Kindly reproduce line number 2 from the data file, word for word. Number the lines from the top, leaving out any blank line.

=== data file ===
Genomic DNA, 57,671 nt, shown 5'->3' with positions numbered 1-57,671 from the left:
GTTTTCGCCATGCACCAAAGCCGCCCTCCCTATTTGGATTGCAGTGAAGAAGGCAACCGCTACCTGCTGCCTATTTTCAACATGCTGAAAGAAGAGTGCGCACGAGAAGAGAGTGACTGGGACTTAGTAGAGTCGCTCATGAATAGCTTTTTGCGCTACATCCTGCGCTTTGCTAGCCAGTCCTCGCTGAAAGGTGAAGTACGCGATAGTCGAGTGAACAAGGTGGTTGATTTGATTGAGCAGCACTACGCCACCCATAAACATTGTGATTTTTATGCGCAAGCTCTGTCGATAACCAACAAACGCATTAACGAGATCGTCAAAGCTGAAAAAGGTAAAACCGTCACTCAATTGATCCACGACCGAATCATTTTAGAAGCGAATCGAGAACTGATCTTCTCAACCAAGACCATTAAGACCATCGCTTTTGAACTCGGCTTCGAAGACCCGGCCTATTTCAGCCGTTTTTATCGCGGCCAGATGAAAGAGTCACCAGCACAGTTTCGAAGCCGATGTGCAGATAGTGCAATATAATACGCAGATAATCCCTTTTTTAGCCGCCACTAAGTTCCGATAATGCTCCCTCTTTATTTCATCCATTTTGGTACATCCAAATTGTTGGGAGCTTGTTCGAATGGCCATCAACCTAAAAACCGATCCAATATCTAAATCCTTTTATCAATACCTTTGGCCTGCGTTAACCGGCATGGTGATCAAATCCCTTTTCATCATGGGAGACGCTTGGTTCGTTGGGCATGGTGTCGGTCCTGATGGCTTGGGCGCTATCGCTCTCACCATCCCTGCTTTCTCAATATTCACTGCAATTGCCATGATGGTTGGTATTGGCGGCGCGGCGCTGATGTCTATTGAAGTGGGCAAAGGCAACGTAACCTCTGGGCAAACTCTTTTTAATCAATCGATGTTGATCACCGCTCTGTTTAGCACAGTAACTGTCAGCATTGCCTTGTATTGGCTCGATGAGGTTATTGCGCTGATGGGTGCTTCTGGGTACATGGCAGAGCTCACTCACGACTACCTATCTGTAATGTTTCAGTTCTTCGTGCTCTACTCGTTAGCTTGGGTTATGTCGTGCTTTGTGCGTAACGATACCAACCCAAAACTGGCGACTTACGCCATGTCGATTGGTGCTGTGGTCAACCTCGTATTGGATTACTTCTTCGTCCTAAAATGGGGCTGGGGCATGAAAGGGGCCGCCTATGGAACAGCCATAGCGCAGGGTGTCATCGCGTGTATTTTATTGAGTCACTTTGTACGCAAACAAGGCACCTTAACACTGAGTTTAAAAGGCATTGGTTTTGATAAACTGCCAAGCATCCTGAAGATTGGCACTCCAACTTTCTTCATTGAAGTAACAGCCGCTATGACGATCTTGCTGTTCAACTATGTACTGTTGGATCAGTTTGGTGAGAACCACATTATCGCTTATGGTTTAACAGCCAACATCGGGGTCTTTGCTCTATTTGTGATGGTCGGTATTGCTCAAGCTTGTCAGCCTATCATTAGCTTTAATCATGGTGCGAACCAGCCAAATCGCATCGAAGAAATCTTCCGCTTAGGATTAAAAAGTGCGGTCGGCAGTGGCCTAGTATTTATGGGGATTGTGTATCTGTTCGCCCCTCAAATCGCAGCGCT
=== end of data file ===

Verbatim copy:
GTTTTCGCCATGCACCAAAGCCGCCCTCCCTATTTGGATTGCAGTGAAGAAGGCAACCGCTACCTGCTGCCTATTTTCAACATGCTGAAAGAAGAGTGCGCACGAGAAGAGAGTGACTGGGACTTAGTAGAGTCGCTCATGAATAGCTTTTTGCGCTACATCCTGCGCTTTGCTAGCCAGTCCTCGCTGAAAGGTGAAGTACGCGATAGTCGAGTGAACAAGGTGGTTGATTTGATTGAGCAGCACTACGCCACCCATAAACATTGTGATTTTTATGCGCAAGCTCTGTCGATAACCAACAAACGCATTAACGAGATCGTCAAAGCTGAAAAAGGTAAAACCGTCACTCAATTGATCCACGACCGAATCATTTTAGAAGCGAATCGAGAACTGATCTTCTCAACCAAGACCATTAAGACCATCGCTTTTGAACTCGGCTTCGAAGACCCGGCCTATTTCAGCCGTTTTTATCGCGGCCAGATGAAAGAGTCACCAGCACAGTTTCGAAGCCGATGTGCAGATAGTGCAATATAATACGCAGATAATCCCTTTTTTAGCCGCCACTAAGTTCCGATAATGCTCCCTCTTTATTTCATCCATTTTGGTACATCCAAATTGTTGGGAGCTTGTTCGAATGGCCATCAACCTAAAAACCGATCCAATATCTAAATCCTTTTATCAATACCTTTGGCCTGCGTTAACCGGCATGGTGATCAAATCCCTTTTCATCATGGGAGACGCTTGGTTCGTTGGGCATGGTGTCGGTCCTGATGGCTTGGGCGCTATCGCTCTCACCATCCCTGCTTTCTCAATATTCACTGCAATTGCCATGATGGTTGGTATTGGCGGCGCGGCGCTGATGTCTATTGAAGTGGGCAAAGGCAACGTAACCTCTGGGCAAACTCTTTTTAATCAATCGATGTTGATCACCGCTCTGTTTAGCACAGTAACTGTCAGCATTGCCTTGTATTGGCTCGATGAGGTTATTGCGCTGATGGGTGCTTCTGGGTACATGGCAGAGCTCACTCACGACTACCTATCTGTAATGTTTCAGTTCTTCGTGCTCTACTCGTTAGCTTGGGTTATGTCGTGCTTTGTGCGTAACGATACCAACCCAAAACTGGCGACTTACGCCATGTCGATTGGTGCTGTGGTCAACCTCGTATTGGATTACTTCTTCGTCCTAAAATGGGGCTGGGGCATGAAAGGGGCCGCCTATGGAACAGCCATAGCGCAGGGTGTCATCGCGTGTATTTTATTGAGTCACTTTGTACGCAAACAAGGCACCTTAACACTGAGTTTAAAAGGCATTGGTTTTGATAAACTGCCAAGCATCCTGAAGATTGGCACTCCAACTTTCTTCATTGAAGTAACAGCCGCTATGACGATCTTGCTGTTCAACTATGTACTGTTGGATCAGTTTGGTGAGAACCACATTATCGCTTATGGTTTAACAGCCAACATCGGGGTCTTTGCTCTATTTGTGATGGTCGGTATTGCTCAAGCTTGTCAGCCTATCATTAGCTTTAATCATGGTGCGAACCAGCCAAATCGCATCGAAGAAATCTTCCGCTTAGGATTAAAAAGTGCGGTCGGCAGTGGCCTAGTATTTATGGGGATTGTGTATCTGTTCGCCCCTCAAATCGCAGCGCT